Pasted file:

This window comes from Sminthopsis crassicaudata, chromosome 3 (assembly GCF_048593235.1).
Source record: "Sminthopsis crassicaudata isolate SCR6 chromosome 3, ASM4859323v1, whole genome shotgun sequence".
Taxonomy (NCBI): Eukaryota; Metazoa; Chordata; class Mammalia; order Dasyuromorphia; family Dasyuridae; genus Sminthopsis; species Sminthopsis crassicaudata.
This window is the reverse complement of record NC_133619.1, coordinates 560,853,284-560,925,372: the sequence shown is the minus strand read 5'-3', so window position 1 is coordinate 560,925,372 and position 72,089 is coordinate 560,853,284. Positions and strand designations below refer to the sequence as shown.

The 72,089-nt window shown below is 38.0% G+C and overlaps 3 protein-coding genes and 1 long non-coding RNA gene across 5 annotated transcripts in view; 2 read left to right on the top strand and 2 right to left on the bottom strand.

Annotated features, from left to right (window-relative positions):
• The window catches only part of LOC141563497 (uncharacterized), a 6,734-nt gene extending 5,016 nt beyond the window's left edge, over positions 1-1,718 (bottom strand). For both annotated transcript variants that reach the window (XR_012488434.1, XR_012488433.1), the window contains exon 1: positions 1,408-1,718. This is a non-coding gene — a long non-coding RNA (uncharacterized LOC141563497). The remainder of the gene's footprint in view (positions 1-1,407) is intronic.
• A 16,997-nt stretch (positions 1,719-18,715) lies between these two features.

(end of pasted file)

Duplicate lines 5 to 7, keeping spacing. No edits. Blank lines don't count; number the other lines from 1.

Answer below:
The 72,089-nt window shown below is 38.0% G+C and overlaps 3 protein-coding genes and 1 long non-coding RNA gene across 5 annotated transcripts in view; 2 read left to right on the top strand and 2 right to left on the bottom strand.

Annotated features, from left to right (window-relative positions):
• The window catches only part of LOC141563497 (uncharacterized), a 6,734-nt gene extending 5,016 nt beyond the window's left edge, over positions 1-1,718 (bottom strand). For both annotated transcript variants that reach the window (XR_012488434.1, XR_012488433.1), the window contains exon 1: positions 1,408-1,718. This is a non-coding gene — a long non-coding RNA (uncharacterized LOC141563497). The remainder of the gene's footprint in view (positions 1-1,407) is intronic.